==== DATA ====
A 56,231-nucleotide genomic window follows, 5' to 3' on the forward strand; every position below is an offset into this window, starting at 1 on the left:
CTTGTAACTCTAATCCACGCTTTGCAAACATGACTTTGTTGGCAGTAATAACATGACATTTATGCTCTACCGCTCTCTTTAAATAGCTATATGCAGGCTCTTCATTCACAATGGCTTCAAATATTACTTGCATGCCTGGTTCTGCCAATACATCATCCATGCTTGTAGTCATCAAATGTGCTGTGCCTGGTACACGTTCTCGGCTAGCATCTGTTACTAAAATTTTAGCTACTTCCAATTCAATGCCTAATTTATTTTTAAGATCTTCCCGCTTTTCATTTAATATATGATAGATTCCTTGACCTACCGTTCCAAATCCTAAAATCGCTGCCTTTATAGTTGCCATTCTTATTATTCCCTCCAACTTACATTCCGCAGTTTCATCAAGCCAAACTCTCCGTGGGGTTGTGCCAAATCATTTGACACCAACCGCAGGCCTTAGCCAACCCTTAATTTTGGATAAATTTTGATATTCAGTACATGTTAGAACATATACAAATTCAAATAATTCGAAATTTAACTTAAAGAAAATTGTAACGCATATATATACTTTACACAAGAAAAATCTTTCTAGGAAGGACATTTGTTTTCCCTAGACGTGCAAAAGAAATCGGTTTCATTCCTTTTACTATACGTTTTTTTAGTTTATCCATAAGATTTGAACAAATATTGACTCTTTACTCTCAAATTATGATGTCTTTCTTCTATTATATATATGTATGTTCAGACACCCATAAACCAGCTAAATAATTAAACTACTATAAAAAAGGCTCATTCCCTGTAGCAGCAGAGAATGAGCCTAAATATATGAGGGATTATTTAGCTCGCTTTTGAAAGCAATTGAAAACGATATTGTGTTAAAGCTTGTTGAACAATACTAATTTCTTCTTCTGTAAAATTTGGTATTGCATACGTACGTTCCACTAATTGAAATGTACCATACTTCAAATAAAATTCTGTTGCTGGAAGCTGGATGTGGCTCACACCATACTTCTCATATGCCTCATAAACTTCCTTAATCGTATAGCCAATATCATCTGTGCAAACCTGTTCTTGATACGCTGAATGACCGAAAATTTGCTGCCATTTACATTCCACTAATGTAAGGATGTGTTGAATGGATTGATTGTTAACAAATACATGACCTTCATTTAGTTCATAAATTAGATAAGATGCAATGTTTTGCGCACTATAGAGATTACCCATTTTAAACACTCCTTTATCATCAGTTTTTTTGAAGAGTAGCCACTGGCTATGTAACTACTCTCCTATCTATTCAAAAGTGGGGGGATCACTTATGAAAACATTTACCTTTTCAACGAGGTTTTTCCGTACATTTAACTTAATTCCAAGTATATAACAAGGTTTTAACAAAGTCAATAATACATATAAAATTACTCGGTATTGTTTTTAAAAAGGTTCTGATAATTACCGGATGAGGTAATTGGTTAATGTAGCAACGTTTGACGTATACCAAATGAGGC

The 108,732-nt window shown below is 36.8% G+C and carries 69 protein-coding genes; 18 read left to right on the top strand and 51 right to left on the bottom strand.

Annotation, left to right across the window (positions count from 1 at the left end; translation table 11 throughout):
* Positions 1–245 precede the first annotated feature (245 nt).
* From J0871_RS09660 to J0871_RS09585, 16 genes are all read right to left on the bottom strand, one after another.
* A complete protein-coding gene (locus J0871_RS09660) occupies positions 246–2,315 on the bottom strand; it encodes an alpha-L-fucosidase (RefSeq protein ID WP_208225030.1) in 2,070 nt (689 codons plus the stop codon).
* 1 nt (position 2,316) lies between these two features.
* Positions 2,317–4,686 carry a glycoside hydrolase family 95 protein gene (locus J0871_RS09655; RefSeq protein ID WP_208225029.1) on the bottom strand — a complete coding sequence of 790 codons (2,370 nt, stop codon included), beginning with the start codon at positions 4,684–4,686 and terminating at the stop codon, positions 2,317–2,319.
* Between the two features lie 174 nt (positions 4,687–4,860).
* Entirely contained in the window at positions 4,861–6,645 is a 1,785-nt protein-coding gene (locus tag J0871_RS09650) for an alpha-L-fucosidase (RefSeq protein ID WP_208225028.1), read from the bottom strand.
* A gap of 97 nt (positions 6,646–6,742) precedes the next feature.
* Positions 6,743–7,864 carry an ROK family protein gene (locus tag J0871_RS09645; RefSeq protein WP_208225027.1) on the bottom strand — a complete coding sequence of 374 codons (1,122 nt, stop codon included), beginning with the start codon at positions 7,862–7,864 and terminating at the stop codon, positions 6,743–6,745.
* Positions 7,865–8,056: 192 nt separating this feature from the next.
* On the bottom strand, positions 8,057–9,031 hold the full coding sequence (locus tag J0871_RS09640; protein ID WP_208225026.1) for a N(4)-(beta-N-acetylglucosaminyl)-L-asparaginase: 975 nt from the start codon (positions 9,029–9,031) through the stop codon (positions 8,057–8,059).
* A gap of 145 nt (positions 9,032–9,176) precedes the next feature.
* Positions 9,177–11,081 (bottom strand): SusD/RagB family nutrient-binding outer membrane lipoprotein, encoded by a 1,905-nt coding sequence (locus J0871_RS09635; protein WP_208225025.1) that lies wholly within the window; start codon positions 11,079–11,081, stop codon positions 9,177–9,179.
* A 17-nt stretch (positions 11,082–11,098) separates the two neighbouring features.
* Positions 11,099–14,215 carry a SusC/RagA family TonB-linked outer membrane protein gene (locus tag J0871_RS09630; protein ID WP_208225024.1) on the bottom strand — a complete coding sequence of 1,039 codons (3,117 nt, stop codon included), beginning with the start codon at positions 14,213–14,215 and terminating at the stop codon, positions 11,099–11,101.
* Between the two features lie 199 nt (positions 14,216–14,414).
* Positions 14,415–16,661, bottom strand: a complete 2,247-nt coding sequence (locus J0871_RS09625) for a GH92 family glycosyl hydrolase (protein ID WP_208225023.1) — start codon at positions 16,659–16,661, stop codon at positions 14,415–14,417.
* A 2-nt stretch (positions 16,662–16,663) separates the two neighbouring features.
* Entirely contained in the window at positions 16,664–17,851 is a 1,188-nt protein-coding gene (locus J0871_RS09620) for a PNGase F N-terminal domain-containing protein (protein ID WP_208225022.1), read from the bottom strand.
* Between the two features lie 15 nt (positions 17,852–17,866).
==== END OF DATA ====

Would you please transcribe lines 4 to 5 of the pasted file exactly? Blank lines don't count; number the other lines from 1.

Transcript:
Annotation, left to right across the window (positions count from 1 at the left end; translation table 11 throughout):
* Positions 1–245 precede the first annotated feature (245 nt).